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By |  September 8, 2014

I’ve used this space from time to time in recent years to suggest that a large highway bill isn’t getting done because politicians in Washington simply don’t have the stomach to vote for a costly measure that would require raising the federal gas tax. A recent survey from the Associated Press and GfK Public Affairs suggests the American public doesn’t have the stomach for it, either. We seem to be content with our roads.

The poll results show that only 14 percent of Americans support the idea of raising federal gasoline taxes from their current levels of 18.4 cents per gallon of gasoline and 24.4 cents per gallon of diesel fuel. The poll indicates that the idea with the largest show of support (still only 30 percent) is to turn the responsibility for paying for such projects over to state and local governments.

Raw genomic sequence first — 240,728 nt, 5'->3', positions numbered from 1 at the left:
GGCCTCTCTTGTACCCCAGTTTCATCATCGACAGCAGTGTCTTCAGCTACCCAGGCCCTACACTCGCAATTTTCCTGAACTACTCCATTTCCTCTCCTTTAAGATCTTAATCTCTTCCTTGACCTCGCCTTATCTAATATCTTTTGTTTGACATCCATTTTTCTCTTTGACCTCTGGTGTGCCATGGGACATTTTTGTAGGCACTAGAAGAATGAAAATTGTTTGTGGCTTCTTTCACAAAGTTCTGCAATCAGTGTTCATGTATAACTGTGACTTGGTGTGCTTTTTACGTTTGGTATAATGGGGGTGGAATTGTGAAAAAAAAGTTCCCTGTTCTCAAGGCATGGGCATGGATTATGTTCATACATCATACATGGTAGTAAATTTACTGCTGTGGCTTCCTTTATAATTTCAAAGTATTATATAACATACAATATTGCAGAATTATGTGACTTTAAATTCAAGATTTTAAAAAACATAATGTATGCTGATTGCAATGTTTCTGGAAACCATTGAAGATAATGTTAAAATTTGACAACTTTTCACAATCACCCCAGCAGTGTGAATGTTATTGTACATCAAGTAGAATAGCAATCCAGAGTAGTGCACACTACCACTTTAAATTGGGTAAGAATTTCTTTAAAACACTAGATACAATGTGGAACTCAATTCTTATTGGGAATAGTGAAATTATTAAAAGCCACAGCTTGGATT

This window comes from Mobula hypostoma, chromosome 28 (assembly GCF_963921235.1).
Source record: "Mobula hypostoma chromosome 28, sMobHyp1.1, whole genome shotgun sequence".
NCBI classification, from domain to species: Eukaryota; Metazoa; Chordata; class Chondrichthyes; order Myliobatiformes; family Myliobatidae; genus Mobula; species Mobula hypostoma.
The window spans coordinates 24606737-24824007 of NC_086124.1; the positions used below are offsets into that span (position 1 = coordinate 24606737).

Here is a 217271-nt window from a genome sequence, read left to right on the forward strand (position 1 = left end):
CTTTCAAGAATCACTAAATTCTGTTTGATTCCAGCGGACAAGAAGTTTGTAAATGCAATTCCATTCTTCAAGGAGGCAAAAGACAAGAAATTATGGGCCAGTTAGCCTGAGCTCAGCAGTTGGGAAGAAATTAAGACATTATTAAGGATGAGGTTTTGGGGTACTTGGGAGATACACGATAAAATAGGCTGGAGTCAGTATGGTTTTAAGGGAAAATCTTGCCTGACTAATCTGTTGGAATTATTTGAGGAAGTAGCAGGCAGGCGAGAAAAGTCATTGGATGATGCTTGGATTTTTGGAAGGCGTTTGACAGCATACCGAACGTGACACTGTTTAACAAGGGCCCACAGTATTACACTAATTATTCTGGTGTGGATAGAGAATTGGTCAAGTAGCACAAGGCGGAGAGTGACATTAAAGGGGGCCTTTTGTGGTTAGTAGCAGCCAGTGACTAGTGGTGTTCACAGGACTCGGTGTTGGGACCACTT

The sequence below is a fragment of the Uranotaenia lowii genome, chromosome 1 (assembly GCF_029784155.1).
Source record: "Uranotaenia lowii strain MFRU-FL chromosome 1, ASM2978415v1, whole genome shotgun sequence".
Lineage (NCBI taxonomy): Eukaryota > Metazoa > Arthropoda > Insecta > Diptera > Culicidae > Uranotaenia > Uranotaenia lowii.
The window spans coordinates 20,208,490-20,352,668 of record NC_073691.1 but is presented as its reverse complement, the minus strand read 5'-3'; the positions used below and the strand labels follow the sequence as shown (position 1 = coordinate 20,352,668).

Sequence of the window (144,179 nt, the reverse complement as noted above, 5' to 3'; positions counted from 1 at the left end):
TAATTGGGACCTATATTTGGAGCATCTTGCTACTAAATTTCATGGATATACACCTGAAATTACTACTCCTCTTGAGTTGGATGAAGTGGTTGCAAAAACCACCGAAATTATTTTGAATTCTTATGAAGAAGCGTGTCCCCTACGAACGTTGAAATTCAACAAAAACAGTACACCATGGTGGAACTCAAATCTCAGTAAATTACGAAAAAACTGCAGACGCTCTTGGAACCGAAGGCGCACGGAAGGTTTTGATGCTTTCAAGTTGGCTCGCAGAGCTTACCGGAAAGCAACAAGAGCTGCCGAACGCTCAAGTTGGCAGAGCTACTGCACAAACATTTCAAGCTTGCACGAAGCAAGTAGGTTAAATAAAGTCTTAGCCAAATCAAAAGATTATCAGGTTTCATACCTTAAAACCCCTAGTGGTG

However, at least in Missouri, the American public showed it isn’t ready for that approach, either. The state’s voters have soundly defeated a proposed sales tax increase to raise money for the repair of roads and bridges. According to the National Stone, Sand & Gravel Association, the 3/4-cent increase would have brought in $540 million annually for 10 years and would have funded more than 800 highway and transportation projects around the state.

A few industry friends familiar with the Missouri proposal told me they were mostly optimistic it would pass. With about 60 percent voting no, it didn’t come close. Perhaps asking for 3/4-cent went too far.

So, mid-term elections are on the way and we will soon see a new contingent of senators and representatives in Washington. But even if this group is more ready to consider an increase in taxes to fund road building, we’re learning that perhaps their constituents are not.

About the Author:

Darren Constantino is an editor of Pit & Quarry magazine. He can be reached at

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